Open Drawing Studio
2nd and 4th Thursdays, 9:30-10:45 a.m., Main Library—3rd floor Ellipse

Create an artwork based on our still-life displays. Bring your own drawing supplies (a limited supply of pencils and sketch paper will be available). Beginners welcome, but instruction is not provided.
For more information please call 508-799-1655 or visit our Events Calendar on

Book Club
3rd Tuesdays, alternate months, 6:00-7:30 p.m., Main Library---3rd floor Ellipse

Come for a lively discussion surrounding the book selection of the month. Check with staff for title to be discussed, or to request a copy. For more information please call 508-799-1655 or visit our Events Calendar on

*Please check with library regarding holiday schedules, class cancellations or to verify dates.
For more information please call 508-799-1655 or visit our Events Calendar on

July 2014 Staff Book Recommendations

July 21, 2014 

By Max Barry 

The online comic strip once had a strip where a man tells his female companion to bring him a sandwich. The woman tells the man to get himself the sandwich. The man then says, “Sudo, get me a sandwich” and his companion immediately gets does so. We are to believe that “sudo” is a magic word; you only need to precede your demands with this word-of-power and everyone will obey you. 

The plot of Lexicon expands on this idea. We are not all susceptible to the same “magic” word or words but, by analyzing an individual’s psychology, a secret organization can classify a person by “segment”, and with that knowledge, take over his mind. And they do this by asking you five simple questions: 

 •Are you a dog person or a cat person? 
 •What’s your favorite color?
 •Close your eyes and pick a number from 1 to 100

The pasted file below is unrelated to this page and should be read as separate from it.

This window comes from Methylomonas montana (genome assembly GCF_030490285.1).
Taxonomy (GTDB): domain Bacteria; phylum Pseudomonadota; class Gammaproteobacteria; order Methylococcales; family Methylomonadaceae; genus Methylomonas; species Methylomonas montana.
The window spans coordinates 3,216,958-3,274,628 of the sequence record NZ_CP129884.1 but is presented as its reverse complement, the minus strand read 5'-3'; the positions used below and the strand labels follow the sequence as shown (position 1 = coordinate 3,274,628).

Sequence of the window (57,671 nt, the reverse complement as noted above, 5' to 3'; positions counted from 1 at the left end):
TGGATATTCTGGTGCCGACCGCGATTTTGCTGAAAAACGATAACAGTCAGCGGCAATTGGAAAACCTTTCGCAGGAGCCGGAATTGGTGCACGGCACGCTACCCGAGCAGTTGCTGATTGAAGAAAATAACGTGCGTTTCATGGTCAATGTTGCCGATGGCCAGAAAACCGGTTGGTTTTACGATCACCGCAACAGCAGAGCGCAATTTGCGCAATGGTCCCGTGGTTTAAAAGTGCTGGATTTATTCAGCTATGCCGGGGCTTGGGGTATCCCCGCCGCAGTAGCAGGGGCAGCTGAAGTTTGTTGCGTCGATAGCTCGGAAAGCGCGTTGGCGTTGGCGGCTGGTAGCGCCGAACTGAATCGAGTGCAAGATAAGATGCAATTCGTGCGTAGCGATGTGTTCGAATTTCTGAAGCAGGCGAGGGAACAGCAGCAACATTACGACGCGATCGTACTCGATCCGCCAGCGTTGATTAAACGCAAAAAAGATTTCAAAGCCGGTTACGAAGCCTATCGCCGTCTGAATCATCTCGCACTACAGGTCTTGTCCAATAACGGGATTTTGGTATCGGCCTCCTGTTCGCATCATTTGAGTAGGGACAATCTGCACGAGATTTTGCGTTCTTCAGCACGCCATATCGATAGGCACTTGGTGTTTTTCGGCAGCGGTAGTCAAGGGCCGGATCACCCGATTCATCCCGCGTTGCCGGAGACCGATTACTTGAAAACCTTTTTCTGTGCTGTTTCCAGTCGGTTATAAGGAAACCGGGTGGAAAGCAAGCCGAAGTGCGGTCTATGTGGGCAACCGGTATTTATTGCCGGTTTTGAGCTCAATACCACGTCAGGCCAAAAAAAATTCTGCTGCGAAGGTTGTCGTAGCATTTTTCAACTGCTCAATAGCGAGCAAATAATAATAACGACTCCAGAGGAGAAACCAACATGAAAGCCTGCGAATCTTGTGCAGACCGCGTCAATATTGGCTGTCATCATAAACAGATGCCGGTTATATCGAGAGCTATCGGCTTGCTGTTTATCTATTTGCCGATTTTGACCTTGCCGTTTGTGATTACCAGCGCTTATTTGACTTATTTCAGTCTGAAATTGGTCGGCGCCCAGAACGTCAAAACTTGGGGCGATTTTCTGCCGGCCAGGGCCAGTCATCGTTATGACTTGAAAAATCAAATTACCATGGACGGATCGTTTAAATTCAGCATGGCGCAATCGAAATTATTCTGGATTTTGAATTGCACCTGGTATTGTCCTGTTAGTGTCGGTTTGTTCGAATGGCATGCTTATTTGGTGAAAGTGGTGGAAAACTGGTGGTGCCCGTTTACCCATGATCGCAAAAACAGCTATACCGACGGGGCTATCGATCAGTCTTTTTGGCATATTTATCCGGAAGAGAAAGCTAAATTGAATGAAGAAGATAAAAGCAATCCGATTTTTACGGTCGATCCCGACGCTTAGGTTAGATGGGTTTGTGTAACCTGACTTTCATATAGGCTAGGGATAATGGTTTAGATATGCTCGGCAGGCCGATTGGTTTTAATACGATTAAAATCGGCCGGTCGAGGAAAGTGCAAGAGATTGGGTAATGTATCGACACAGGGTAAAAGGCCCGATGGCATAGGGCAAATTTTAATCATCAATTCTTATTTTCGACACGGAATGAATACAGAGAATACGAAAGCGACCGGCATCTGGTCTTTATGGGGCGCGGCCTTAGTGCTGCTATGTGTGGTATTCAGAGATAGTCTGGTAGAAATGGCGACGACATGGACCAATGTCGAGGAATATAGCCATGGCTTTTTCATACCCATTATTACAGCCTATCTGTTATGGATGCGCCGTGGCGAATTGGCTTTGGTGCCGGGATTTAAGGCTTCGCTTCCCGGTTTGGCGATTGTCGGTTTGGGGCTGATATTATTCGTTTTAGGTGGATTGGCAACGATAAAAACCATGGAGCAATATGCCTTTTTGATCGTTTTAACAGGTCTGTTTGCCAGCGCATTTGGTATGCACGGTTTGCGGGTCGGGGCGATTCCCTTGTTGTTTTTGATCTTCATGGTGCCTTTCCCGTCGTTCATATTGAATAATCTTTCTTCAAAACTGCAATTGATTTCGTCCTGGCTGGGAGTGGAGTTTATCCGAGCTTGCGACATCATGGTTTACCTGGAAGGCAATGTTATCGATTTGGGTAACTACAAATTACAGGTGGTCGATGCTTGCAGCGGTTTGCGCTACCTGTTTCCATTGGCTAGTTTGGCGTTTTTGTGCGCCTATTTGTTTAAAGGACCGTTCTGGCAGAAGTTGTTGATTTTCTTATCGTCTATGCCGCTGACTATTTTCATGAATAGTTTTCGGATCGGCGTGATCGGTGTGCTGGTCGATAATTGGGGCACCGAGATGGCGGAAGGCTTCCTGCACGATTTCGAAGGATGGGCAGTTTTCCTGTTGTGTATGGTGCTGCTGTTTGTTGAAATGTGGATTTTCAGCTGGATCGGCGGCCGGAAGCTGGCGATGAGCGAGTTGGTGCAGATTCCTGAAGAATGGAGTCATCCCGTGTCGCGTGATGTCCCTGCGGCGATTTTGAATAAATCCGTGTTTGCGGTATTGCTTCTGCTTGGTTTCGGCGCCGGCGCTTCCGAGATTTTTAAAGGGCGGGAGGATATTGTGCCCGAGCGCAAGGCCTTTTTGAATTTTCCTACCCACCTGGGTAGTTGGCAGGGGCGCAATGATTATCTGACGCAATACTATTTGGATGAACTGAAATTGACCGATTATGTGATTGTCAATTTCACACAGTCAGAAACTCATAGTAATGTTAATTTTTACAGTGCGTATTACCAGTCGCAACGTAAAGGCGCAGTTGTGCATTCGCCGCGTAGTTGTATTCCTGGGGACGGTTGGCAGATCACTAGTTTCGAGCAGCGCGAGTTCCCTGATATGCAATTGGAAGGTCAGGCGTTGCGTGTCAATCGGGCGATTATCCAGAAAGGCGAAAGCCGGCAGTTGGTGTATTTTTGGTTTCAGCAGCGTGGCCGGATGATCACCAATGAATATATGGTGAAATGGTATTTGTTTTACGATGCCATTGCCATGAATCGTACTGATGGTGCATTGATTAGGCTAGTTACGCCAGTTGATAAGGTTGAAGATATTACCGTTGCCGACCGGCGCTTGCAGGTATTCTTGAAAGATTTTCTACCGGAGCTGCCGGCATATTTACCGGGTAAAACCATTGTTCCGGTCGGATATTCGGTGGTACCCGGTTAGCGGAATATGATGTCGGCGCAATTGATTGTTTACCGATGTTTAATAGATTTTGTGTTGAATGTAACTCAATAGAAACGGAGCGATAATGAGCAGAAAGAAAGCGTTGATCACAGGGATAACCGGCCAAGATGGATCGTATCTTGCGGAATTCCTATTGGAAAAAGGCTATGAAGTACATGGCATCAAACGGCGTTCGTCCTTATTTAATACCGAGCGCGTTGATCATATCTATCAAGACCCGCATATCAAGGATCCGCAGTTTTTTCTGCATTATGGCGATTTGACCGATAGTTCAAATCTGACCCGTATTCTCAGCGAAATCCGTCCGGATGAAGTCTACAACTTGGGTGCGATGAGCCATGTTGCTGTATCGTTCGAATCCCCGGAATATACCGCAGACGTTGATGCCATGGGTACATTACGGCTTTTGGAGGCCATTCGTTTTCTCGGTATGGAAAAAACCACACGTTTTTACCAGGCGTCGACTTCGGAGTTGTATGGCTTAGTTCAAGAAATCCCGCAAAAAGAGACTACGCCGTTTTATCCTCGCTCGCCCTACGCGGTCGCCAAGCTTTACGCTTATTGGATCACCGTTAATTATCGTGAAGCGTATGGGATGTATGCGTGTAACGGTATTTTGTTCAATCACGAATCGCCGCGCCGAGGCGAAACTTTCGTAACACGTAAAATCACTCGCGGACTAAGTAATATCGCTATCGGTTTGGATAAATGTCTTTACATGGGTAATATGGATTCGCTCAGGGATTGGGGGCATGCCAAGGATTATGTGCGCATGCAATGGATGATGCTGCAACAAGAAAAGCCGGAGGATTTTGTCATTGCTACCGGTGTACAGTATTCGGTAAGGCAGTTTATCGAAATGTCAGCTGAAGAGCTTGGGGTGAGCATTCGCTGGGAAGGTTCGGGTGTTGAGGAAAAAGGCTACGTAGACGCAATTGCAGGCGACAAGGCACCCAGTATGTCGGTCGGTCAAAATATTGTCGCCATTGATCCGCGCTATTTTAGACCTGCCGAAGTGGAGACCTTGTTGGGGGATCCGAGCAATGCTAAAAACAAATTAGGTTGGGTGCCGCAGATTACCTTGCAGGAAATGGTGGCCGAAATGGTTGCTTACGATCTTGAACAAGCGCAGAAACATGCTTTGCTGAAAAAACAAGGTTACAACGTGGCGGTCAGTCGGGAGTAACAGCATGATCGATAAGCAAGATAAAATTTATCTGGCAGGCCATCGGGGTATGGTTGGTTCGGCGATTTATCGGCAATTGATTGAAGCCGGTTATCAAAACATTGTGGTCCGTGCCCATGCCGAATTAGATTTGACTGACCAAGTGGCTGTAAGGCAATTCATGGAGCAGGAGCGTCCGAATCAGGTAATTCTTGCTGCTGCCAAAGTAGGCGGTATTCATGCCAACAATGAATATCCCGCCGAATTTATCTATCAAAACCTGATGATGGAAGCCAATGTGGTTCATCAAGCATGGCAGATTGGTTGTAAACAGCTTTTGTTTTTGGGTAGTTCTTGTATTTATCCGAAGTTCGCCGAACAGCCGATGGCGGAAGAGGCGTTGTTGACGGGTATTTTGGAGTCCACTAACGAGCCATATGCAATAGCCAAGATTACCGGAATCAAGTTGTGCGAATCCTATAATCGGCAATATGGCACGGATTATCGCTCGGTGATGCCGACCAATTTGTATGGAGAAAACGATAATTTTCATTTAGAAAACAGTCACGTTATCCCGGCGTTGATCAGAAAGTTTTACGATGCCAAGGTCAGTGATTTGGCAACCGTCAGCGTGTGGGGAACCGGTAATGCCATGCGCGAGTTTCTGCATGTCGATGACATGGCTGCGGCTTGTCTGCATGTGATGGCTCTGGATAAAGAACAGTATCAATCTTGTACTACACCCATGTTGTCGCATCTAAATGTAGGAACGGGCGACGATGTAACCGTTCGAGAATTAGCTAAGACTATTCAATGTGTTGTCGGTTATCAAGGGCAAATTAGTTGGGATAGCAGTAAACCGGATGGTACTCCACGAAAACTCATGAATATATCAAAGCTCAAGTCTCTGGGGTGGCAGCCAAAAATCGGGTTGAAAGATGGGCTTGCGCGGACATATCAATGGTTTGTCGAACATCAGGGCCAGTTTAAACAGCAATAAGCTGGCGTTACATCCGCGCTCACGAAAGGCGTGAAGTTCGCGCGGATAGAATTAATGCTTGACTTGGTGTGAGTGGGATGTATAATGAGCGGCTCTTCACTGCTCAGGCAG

•Do you love your family? 
 •Why did you do it? 

But Wil seems to be immune to every segment’s power words. Nobody knows why that is so, but everyone is hunting him, and using deadly force. Emily, on the other hand, is just the sort of person this shadow organization wants to recruit into their stable of “poets”: highly persuasive young people who can be taught neuropsychology and linguistics, with the ultimate goal of using the poets to control the world. 

One thread of the story follows Wil and the other follows Emily. The reader knows that their lives and the action will converge at some point, and as the body count grows, the sense of anticipation and tension also grows, exponentially. The action is non-stop, the characterization is well-done, and the suspense is a killer. 

If you only read one book this year, Lexicon ought to be it. Not a perfect book - this reader has some issues with the ending - but nearly so!


July 14, 2014 

The Last Kind Words Saloon 
By Larry McMurtry 

The climatic shooting incident at this book’s conclusion supposedly lasted 30 seconds, and it involved names that have since morphed into iconic Western lore. Fittingly, the author also shoots the reader right in the heart at the end of this novel and you, the reader, must decide if this is a good or a bad thing.